Drug Resistance in Breast Cancer: Characterization of Rationally Designed Paclitaxel Analogs in Model Systems

  • Author / Creator
    St.George, Marc C
  • Breast cancer is a leading cause of cancer related deaths among women in the developed world. Treatment options for breast cancer include taxanes, which mediate cytotoxic effects by inducing microtubule polymerization which impedes cell division. Taxane resistant breast cancer is a mounting clinical problem, and can in part be explained by differential expression of -III tubulin and/or multidrug efflux pumps. I hypothesized that drugs traverse to the taxane active site through interactions at 275 and 278 residues (intermediate binding sites) within microtubule nanopores. I developed paclitaxel resistant SKBR-3 cell sub-lines, used synthesized paclitaxel analogs designed to interact with the suggested residues and attempted to dissect the progression of resistance by monitoring global microRNA profiles. Data did not favour interpretations on the hypothesized interactions with amino acid residues; evidence suggested that expression of -III tubulin alone does not explain drug resistance and a combination of mechanisms likely mediates resistance.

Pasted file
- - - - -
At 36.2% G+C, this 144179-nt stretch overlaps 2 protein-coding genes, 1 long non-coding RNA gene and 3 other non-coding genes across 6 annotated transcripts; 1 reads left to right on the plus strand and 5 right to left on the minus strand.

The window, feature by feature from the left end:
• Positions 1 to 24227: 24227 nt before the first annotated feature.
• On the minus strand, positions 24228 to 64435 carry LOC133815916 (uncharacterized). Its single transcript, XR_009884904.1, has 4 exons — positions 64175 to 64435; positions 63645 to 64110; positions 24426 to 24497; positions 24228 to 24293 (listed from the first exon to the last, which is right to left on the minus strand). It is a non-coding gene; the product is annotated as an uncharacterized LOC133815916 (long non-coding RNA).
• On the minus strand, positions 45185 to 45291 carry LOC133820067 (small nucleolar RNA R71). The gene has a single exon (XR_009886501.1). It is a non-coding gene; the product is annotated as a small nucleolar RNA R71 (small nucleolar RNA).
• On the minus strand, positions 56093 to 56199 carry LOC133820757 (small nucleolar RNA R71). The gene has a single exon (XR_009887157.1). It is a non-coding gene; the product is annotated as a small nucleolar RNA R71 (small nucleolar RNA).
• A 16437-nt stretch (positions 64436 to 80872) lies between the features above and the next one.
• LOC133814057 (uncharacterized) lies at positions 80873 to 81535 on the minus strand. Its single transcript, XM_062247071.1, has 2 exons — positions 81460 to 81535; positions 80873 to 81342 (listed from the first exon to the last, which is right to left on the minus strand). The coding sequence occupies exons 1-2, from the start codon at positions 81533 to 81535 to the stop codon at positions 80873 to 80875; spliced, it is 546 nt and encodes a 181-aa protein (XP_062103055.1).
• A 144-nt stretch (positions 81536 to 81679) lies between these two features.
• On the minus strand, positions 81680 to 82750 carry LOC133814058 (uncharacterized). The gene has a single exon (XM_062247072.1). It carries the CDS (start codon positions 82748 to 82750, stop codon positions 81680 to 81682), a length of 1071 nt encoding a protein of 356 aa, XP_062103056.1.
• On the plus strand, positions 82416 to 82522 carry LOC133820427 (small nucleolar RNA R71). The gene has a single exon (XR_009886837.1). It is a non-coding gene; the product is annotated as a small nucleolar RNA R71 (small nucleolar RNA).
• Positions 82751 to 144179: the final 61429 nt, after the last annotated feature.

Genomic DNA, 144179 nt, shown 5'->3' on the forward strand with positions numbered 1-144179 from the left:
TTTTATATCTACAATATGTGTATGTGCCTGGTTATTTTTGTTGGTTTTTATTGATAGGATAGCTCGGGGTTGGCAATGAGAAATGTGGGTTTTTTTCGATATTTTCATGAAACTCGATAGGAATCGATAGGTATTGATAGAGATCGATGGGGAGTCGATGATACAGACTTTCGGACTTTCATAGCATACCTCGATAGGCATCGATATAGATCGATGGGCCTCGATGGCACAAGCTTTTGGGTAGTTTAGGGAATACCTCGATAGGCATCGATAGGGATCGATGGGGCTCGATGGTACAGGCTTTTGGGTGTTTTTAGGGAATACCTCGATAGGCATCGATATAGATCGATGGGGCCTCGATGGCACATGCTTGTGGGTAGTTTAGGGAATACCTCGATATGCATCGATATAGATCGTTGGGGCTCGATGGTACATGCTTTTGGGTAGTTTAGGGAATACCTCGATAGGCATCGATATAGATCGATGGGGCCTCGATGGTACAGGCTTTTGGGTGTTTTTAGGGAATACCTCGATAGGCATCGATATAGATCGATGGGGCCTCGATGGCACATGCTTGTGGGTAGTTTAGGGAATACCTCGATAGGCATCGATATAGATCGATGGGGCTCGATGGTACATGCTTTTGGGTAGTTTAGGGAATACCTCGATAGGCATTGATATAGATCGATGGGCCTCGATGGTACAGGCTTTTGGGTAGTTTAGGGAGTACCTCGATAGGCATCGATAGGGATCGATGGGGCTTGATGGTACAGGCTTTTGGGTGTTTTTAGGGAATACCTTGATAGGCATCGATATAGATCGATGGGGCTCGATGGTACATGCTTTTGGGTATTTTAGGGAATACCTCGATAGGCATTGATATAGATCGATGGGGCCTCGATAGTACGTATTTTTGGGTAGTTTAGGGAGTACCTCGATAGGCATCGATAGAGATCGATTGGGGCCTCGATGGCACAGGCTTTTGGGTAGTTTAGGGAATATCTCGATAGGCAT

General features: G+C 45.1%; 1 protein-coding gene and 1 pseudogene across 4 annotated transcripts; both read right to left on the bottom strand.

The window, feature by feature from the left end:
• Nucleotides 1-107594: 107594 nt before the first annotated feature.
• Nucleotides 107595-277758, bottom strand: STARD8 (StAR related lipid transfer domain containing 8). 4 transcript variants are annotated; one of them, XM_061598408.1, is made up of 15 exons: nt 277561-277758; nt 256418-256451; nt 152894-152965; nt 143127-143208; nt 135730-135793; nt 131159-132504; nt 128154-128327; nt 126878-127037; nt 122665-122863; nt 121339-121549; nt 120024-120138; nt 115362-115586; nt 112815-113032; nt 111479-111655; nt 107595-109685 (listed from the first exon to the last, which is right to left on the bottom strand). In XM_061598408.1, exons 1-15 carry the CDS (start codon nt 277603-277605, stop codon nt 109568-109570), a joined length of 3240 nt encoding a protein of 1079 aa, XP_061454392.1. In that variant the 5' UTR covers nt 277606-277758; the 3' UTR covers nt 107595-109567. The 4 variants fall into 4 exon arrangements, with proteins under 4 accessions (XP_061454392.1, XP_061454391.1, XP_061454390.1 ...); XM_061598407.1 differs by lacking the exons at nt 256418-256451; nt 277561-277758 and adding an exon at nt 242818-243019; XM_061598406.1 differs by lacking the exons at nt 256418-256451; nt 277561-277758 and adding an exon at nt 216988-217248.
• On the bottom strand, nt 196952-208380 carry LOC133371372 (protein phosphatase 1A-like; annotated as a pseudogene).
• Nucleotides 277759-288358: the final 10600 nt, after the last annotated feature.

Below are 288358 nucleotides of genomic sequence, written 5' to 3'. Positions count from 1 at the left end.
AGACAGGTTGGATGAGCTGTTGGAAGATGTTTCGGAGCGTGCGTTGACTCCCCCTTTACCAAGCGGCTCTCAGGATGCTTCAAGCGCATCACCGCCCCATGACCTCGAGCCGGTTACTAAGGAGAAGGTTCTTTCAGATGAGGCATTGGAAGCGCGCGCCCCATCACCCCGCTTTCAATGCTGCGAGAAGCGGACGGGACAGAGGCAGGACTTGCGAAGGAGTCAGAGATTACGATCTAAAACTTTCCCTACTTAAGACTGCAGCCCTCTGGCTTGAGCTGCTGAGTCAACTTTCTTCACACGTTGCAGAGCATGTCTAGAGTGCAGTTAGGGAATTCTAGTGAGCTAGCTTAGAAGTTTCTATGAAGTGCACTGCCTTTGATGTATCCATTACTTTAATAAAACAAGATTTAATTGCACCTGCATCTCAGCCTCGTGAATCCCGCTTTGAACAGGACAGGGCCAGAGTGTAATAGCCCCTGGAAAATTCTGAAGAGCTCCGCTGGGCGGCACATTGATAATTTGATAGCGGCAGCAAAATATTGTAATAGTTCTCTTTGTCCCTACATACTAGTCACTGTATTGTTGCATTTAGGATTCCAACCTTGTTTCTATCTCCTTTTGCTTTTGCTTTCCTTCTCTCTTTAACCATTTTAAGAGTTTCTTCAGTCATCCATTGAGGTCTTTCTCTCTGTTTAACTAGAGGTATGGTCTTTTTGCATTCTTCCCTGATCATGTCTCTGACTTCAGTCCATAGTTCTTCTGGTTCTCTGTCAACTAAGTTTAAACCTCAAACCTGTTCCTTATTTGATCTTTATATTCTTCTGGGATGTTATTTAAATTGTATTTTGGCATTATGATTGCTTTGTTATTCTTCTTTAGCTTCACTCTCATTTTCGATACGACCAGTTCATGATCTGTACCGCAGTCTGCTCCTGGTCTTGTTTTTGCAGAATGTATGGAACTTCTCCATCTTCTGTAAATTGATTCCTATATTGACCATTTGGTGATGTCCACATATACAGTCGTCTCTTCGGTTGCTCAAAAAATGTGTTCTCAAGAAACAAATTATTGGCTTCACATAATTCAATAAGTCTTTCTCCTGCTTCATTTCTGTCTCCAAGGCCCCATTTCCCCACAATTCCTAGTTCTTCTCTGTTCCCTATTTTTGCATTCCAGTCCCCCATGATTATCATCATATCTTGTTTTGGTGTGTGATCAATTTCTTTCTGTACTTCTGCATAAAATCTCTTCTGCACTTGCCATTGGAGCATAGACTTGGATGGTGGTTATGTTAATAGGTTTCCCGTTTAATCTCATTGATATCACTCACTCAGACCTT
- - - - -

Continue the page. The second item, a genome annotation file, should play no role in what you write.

• Subjects / Keywords
  • Graduation date
    Fall 2013
  • Type of Item
  • Degree
    Master of Science
  • DOI
  • License
    This thesis is made available by the University of Alberta Libraries with permission of the copyright owner solely for non-commercial purposes. This thesis, or any portion thereof, may not otherwise be copied or reproduced without the written consent of the copyright owner, except to the extent permitted by Canadian copyright law.